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Published: February 1st 2008
We've come back to a really automnal weather - makes me think of Birmingham, dunno why...
I spend nine whole months in Birmingham, England - Quite liked it, apart from the fact that I was loads of miles away from my man - who wants to travel must sacrifice!
When you think first of Birmingham, you think coal, dirt and industry, don't you? I must say that I was quite astonished by the city! It is no more an industrial city (at least not in the city center), rather a commercial city.
The biggest attraction there: the Bullring, one of the biggest Shopping malls in England (and perhaps in Europe, I should check).
There are about 1000 shops in a 20 minutes walk perimeter.
Apart from this hole in the middle of the city, there are a few cultural places, like the Birmingham Museum, a huge museum with all kind of items and FREE! Some concert halls, a huge aquarium, and other little gallerys and specialised museums.
In fact, the city is the second one in England, after London of course, but does not seem so at all! Birmingham is kind of organized by districts,
so that you never feel overwhelmed by the traffic or the space. Quite agreeable to stroll around the long canals, going through the city and to the suburbs.
There is also an authentic market place, right behind the Bullring - kind of an opposition, really - where you can find all kind of things, from English traditional food to exotic fruit - don't forget that Birmingham is particularly known for its international and multicultural side. And the market is cheap, contrarily to the same type in France!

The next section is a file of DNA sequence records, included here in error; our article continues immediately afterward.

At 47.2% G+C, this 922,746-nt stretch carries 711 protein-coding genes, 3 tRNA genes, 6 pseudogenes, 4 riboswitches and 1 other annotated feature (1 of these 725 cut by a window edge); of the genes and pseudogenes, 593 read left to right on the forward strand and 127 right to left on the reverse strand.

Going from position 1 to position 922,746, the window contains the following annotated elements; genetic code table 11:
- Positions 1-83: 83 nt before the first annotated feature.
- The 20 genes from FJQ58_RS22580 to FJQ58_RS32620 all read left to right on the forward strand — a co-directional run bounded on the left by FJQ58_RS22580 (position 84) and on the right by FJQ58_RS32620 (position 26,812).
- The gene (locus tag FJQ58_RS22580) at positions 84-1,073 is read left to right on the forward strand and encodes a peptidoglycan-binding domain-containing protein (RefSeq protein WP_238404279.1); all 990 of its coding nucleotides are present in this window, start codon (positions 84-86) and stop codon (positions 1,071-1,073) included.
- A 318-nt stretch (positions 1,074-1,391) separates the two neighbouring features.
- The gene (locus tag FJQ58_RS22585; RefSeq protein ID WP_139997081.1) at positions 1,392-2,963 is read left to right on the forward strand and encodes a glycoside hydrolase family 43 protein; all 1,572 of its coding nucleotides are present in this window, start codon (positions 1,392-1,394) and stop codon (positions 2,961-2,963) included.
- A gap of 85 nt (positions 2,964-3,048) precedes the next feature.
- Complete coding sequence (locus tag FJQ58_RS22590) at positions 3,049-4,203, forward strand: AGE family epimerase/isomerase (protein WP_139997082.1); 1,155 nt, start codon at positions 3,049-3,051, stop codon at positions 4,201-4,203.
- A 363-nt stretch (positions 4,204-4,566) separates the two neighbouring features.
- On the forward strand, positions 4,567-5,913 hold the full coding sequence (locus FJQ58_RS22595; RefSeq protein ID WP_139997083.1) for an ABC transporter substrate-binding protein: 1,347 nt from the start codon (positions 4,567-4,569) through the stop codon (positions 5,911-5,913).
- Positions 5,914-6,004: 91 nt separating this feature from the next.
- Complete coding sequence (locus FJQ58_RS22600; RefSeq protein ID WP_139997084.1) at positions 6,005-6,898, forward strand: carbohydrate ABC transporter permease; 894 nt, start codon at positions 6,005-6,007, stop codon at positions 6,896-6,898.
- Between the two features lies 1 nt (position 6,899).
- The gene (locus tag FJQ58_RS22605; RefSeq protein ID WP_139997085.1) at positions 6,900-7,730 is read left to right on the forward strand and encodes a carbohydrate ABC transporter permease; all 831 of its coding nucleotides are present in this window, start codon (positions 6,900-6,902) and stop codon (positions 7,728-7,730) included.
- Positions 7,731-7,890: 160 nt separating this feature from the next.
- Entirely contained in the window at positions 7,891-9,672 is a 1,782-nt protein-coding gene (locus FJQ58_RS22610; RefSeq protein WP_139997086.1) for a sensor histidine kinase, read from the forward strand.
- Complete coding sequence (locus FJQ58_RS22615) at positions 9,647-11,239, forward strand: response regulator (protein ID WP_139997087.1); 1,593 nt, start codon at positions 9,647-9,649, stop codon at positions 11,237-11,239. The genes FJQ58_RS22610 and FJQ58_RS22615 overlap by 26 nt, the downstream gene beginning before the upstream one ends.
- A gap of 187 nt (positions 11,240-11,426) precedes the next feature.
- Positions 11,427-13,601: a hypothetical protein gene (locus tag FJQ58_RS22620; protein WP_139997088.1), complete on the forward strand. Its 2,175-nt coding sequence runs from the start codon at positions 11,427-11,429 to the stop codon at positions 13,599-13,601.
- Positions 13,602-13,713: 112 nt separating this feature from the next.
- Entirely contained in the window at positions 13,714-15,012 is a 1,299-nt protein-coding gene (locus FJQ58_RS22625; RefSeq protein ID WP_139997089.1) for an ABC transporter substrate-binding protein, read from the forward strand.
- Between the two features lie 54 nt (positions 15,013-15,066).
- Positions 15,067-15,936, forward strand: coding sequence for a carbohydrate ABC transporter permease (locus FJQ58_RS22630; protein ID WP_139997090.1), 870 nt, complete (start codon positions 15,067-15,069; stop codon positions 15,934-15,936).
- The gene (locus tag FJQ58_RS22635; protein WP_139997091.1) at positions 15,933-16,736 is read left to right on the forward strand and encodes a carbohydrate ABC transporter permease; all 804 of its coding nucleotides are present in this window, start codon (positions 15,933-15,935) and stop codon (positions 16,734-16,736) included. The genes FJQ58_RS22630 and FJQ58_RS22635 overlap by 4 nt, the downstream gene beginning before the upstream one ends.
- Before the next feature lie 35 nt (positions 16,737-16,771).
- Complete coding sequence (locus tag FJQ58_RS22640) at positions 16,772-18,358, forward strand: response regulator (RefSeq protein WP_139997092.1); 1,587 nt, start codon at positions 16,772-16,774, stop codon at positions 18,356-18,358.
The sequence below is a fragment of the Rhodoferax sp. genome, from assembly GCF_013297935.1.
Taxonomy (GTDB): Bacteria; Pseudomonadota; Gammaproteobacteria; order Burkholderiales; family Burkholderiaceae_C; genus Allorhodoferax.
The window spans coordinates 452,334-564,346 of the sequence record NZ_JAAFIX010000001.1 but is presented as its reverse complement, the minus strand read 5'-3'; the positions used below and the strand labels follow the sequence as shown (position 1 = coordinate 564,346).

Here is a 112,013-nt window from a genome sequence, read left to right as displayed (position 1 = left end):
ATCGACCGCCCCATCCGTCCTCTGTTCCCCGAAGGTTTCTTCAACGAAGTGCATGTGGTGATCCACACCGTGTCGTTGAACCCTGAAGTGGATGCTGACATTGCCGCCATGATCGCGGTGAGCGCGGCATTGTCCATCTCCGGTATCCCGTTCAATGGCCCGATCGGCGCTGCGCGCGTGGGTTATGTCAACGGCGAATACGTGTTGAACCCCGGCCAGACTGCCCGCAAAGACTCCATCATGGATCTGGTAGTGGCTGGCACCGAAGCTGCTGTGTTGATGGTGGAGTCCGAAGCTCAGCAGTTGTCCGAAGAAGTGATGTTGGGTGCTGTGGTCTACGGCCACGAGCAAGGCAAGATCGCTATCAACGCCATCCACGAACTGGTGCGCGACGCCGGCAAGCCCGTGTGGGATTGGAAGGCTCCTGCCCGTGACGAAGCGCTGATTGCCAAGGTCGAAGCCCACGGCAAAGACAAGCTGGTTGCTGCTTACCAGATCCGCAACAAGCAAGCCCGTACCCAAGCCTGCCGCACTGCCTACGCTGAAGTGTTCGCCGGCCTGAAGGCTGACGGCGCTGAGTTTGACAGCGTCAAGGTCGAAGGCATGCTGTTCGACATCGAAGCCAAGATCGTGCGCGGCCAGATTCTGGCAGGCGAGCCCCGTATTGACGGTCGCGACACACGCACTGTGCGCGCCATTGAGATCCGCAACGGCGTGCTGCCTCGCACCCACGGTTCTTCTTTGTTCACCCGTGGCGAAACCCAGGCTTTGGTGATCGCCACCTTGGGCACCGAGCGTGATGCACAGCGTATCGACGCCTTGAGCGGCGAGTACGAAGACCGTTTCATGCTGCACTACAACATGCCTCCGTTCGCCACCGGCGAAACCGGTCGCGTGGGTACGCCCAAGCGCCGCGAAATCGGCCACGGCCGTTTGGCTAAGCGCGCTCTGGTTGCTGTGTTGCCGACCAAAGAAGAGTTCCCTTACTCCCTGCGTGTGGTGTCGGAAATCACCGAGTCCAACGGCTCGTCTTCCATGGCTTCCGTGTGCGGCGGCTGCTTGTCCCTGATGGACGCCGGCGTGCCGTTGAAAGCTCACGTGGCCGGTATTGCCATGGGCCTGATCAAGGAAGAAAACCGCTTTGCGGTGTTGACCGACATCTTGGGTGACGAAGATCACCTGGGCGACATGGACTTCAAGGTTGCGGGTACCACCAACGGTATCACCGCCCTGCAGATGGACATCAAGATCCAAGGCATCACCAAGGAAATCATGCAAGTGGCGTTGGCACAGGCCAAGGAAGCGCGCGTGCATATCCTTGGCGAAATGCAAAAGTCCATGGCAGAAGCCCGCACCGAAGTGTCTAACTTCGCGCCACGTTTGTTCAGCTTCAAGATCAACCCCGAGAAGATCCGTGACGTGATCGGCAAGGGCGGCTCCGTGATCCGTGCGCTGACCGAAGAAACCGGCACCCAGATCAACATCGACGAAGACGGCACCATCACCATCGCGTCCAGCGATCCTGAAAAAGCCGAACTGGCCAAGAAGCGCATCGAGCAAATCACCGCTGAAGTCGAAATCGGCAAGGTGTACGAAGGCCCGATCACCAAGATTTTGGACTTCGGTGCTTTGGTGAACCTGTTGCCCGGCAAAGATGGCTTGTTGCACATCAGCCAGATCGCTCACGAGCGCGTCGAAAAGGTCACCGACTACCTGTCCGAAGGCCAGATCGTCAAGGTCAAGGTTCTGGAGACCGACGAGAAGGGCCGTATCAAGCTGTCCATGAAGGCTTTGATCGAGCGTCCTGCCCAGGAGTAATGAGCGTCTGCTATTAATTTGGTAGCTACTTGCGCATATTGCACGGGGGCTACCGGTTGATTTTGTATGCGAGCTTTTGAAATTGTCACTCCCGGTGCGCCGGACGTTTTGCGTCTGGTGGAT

All in all, I would say that you can live for cheap in this city - not the same prices as in London, loads of little shops like Aldi (it's quite nice for a native german to find german stuff in the middle of the UK! like stollen during christmas time) and the market thrice a week where you can get your fruit and vegetable.
Another nice thing in Birmingham, which is probably true in the rest of the UK: a nice and clean transport system (quite cheap as well, compared to Paris). You have the choice, when you live like me in the suburbs, between the huge British buses
(Deckbus, no idea how you say that in English) or the train - with TV inside - you would never imagine that in France! The TV would probably be tagged or stolen within two days!
Anyway, that was a little sight of Birmingham - absolutely not exhaustive, I've not even mentioned the University (after all, I was there one year to study!)...
Next time I'll talk perhaps of the Midlands: another advantage of Birmingham is its centrality - no less than three railway stations in the city center, going to little towns not far from Birmingham, to Liverpool and Scotland, to Wales or to London - I've not done many excursions, but the ones I did are worth mentioning - see you next time
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